2004 Ballot Propositions
Arizona Secretary of State
|Ballot Proposition Voter's
Guide - PDF
|Judicial Performance Review Voter's Guide - PDF|
SECTION 12. A. AFTER PUBLIC NOTICE, THE STATE MAY EXCHANGE LANDS GRANTED OR CONFIRMED BY THE ENABLING ACT FOR OTHER PUBLIC LANDS AS THE LEGISLATURE MAY PROVIDE BY LAW IF THE FOLLOWING CONDITIONS ARE MET:
1. PUBLIC NOTICE OF THE PROPOSED EXCHANGE IS PROVIDED THAT INCLUDES A LEGAL AND GENERAL DESCRIPTION OF THE LOCATION OF THE LANDS TO BE EXCHANGED, THE APPRAISED VALUE OF ALL PARCELS OF THE LANDS AND THE TIME AND PLACE OF THE PUBLIC HEARINGS DESCRIBED IN PARAGRAPH 2 OF THIS SUBSECTION. THE NOTICE SHALL BE GIVEN BEGINNING AT LEAST SIX WEEKS BEFORE THE PROPOSED EXCHANGE IN A MANNER PRESCRIBED BY LAW. DURING THIS PERIOD, A COMMENT AND HEARING PROCESS SHALL BE PROVIDED FOR PUBLIC COMMENT ON THE PROPOSED EXCHANGE.
In 1910, the United States Congress passed the Arizona-New Mexico Enabling Act, allowing Arizona to become a state. The Enabling Act granted Arizona millions of acres of land, referred to as "state trust land". The state land trust is intended to produce revenue for various public institutions (schools, colleges, prisons, etc.). The state can lease or sell trust land, and the natural products (timber, minerals, etc.) of the land, only to the "highest and best bidder" at public auction.
In 1936, Congress amended the Enabling Act to give Arizona more flexibility in managing and disposing of trust land by allowing the state to exchange trust land for other public or private lands. Arizona did not amend its state Constitution to incorporate that authority for land exchanges, but the state did enact statutes to provide for these exchanges of land. Acting under its statutory authority, the State Land Department has periodically exchanged state trust land with the federal government and with private landowners. In 1990, the State Supreme Court determined that without amending the Arizona Constitution the state cannot conduct land exchanges. Subsequently, the State Land Department ceased the land exchange program.
Proposition 100 would amend the Arizona Constitution to allow the state to exchange state trust land for other public land. The exchange must be in the best interest of the state land trust and the exchange must either conserve open space on the trust land offered by the state or assist in preserving military airports in Arizona. In order to permit the exchange, there must be public hearings to provide for public comment on the proposed exchange, the appraised value of the land the state receives in the exchange must at least equal the appraised value of the trust land the state exchanges, the state trust income must not be reduced, the financial impact of the exchange on each county, city or town and school district in which the lands are located must be analyzed and the physical, economic and natural resource impacts of the exchange on the surrounding community and local land uses and land use plans must be analyzed.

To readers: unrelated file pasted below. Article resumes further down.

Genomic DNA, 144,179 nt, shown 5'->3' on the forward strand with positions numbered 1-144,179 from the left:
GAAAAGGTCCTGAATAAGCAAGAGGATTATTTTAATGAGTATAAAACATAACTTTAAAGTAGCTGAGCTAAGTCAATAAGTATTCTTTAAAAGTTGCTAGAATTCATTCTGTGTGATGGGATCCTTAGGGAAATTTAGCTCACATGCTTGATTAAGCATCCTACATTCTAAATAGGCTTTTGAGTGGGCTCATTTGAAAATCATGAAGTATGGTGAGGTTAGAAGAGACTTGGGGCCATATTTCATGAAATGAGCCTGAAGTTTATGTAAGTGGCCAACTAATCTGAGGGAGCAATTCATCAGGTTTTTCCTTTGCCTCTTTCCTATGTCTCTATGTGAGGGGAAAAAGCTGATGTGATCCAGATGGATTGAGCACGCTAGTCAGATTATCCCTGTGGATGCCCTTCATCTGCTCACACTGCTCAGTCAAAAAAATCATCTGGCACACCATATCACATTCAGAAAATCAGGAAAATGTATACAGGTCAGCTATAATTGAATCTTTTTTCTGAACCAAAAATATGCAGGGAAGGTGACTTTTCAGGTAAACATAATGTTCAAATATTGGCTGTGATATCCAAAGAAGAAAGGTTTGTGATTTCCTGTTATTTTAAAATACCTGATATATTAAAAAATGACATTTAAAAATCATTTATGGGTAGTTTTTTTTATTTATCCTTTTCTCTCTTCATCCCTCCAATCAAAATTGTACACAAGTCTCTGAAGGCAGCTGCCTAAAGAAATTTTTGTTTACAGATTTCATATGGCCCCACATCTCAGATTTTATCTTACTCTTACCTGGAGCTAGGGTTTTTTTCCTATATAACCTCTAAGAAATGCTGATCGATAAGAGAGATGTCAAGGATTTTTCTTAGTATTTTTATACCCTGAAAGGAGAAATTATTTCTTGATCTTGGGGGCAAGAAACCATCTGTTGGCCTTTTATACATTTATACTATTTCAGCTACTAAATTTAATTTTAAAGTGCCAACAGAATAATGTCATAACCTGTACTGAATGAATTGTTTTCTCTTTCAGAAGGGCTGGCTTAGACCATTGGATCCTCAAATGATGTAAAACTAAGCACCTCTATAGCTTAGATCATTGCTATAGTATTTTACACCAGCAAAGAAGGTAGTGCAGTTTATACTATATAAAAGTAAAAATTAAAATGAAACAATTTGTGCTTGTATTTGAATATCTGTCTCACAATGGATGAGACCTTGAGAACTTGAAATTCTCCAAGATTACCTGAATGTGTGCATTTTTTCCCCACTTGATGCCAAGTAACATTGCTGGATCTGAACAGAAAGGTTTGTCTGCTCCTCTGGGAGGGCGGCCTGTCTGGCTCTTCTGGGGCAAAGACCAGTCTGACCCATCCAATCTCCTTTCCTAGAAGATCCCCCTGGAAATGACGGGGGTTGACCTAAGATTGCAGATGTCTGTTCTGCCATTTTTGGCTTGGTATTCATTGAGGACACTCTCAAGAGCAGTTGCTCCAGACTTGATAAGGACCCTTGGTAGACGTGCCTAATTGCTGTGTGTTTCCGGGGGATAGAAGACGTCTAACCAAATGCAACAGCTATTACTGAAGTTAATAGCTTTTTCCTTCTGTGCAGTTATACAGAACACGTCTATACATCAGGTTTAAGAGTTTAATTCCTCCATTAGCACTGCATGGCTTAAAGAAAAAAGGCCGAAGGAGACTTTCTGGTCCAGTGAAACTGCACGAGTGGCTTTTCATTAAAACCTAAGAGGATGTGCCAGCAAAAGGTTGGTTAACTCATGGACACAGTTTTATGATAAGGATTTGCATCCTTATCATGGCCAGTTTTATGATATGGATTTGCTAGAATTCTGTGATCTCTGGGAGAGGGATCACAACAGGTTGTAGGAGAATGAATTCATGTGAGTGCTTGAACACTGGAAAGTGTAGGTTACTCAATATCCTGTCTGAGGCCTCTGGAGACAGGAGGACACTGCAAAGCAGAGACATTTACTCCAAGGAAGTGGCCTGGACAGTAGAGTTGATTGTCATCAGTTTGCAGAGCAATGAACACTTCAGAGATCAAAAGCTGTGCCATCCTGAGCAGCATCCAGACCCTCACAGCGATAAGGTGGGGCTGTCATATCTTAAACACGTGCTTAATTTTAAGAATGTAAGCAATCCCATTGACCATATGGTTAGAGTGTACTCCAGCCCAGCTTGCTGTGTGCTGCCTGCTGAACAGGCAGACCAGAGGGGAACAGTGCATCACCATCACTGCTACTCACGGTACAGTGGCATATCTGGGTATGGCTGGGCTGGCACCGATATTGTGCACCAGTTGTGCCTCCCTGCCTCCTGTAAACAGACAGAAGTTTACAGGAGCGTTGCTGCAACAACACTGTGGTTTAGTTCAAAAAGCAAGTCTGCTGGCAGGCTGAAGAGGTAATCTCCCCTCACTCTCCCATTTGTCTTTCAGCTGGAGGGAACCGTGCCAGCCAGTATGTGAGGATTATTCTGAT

The Arizona Farm Bureau supports proposition 100: The Arizona Farm Bureau believes some potential exchanges of state land have merit where the criteria is carefully defined and the process is completely open and deliberate for each exchange being contemplated. Where this occurs, we can achieve all of the following: a) the mission of the state land trust can be fulfilled to preserve value and income for the beneficiaries; b) local impacts can be balanced and protected; (c) certain larger public benefits of preservation of open space and military facilities can accrue.
As your public servant on the Central Arizona Project board many opportunities exist to plan and protect our natural resources. In addition to water conservation, we have the opportunity to preserve lands and protect our military bases with land exchanges with this Land Exchange proposal.
I have studied this proposal and concluded this proposition would be an acceptable way to conduct government to government land exchanges while protecting Arizona's cultural and military heritage. The only other option is to buy more land with taxpayer funds.